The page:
There is so much time wasted in fighting to be right. Pick your battles and be mindful of when something is worth fighting over and when it’s not.
Communication is key:
Listen listen, listen, without interrupting to correct anything they say. Its their story not the facts we are listening for at the start of this process
Be an active listener. Give them your full attention when they want to talk.
Encourage them to express their thoughts and feelings without judgment.
Check for clarity that you have heard them by repeating back what you heard.
Now you have just opened up a dialogue – well done you ! Tread carefully and mindfully from now on in .
Respect their autonomy and independence:
Once your kid turns 18 remember they are an adult. My daughter got herself 3 large tattoos in the space of a year. I hate the damn things but its her body, part of her self-expression. I’m old fashioned. Expecting your child to be like you and a refection of your values and attitudes in all areas is a recipe for a poor relationship and years of unnecessary wrangling. Give them space to make their own decisions and consequently mistakes. If you live through a fear lens they will too, and you will not encourage them to grow and learn through trial and error.
My husband is great at “suggesting “to our two young adults Even when they were 14 or 15 he would calmly give them his view and make available options without pressure or being dogmatic. He would always ask “do you want my opinion on this, or do you just want to vent?”
Many parents especially those who have neurodiverse children will spend a lot of their interpersonal relationship trying to protect their child by making decisions for them and controlling the amount of risk their child takes. This may have served them well when hey child was young but as teenagers they need to spread their wings and gain some sense of self agency. Parents when they see this emerging sense of self can they cripple their child’s growth into it heir next stage of psychosocial development by allowing their own fears dictate what is best for their child. Learning to give them the dignity of risk can be scary, but it is necessary. As parents we need to feel the uncomfortable feelings around this and deal with it ourselves does not transmit it to our child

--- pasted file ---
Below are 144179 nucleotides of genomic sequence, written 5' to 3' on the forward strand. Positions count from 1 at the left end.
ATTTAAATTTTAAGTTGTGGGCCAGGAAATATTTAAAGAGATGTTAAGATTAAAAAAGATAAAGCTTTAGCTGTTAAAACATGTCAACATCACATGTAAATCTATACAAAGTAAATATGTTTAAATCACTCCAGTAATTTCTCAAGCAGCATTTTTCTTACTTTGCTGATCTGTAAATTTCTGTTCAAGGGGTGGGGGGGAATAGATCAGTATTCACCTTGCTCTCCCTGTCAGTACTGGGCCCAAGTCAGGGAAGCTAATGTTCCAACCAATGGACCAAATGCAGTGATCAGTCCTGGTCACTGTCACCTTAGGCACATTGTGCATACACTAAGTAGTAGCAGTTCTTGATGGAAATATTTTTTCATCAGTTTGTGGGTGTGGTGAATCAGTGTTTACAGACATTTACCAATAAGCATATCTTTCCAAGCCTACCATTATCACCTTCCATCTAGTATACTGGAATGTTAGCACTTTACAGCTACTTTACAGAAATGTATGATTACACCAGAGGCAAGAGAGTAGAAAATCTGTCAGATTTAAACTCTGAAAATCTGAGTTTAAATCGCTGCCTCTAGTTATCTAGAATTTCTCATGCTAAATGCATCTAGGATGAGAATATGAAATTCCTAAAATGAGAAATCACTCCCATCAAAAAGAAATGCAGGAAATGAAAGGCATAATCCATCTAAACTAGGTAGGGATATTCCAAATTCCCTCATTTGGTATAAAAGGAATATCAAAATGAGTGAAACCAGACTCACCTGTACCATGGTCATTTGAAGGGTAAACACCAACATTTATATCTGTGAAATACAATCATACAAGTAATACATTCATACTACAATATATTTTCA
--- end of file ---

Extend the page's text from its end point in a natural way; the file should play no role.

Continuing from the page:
Find common interests:
If you are not a great communicator as a parent and have had trouble with expressing your feelings then having ongoing deep conversations with your teens mya not be your thing. That is ok, it doesn’t mean you are somehow less of a great a parent. There are other ways to become close. Sharing a hobby or interest, is just as beneficial. Its shared quality time but also gives you talking points and wonderful memories to look back on.
The biggest issue with teens not doing as they are told or not listening is because we as parents are inconsistent with enforcing the rules. Many of my parents complain to me that their teen is on their phone or computer all night. When I ask, what time did you go in to make sure they had turned off? Oh, I didn’t, I told them last week 10pm was off time.